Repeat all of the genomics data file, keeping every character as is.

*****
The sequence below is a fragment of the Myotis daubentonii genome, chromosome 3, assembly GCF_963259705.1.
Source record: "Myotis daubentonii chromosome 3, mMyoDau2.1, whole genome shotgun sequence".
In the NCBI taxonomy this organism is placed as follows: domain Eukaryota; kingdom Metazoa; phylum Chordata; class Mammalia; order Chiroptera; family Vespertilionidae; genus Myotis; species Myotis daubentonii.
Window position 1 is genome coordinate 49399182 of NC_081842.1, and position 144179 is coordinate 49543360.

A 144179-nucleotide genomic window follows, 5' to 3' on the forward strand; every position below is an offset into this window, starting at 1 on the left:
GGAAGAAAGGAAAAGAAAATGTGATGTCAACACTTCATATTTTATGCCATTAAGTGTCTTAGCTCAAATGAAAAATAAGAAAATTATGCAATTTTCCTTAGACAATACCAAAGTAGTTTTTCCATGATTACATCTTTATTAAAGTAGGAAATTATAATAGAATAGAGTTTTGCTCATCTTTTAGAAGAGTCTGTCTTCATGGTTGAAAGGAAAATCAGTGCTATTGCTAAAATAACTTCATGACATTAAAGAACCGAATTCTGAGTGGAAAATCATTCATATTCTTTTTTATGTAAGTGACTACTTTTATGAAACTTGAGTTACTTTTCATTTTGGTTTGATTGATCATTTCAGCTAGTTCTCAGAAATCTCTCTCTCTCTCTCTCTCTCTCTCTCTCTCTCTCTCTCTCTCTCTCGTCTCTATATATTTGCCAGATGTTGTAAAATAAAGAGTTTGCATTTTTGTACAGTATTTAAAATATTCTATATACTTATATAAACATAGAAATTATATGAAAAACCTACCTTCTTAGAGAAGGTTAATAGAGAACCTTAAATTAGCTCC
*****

The sequence below is a fragment of the Myotis daubentonii genome, chromosome 3, assembly GCF_963259705.1.
Source record: "Myotis daubentonii chromosome 3, mMyoDau2.1, whole genome shotgun sequence".
In the NCBI taxonomy this organism is placed as follows: domain Eukaryota; kingdom Metazoa; phylum Chordata; class Mammalia; order Chiroptera; family Vespertilionidae; genus Myotis; species Myotis daubentonii.
Window position 1 is genome coordinate 49399182 of NC_081842.1, and position 144179 is coordinate 49543360.

A 144179-nucleotide genomic window follows, 5' to 3' on the forward strand; every position below is an offset into this window, starting at 1 on the left:
GGAAGAAAGGAAAAGAAAATGTGATGTCAACACTTCATATTTTATGCCATTAAGTGTCTTAGCTCAAATGAAAAATAAGAAAATTATGCAATTTTCCTTAGACAATACCAAAGTAGTTTTTCCATGATTACATCTTTATTAAAGTAGGAAATTATAATAGAATAGAGTTTTGCTCATCTTTTAGAAGAGTCTGTCTTCATGGTTGAAAGGAAAATCAGTGCTATTGCTAAAATAACTTCATGACATTAAAGAACCGAATTCTGAGTGGAAAATCATTCATATTCTTTTTTATGTAAGTGACTACTTTTATGAAACTTGAGTTACTTTTCATTTTGGTTTGATTGATCATTTCAGCTAGTTCTCAGAAATCTCTCTCTCTCTCTCTCTCTCTCTCTCTCTCTCTCTCTCTCTCTCTCGTCTCTATATATTTGCCAGATGTTGTAAAATAAAGAGTTTGCATTTTTGTACAGTATTTAAAATATTCTATATACTTATATAAACATAGAAATTATATGAAAAACCTACCTTCTTAGAGAAGGTTAATAGAGAACCTTAAATTAGCTCC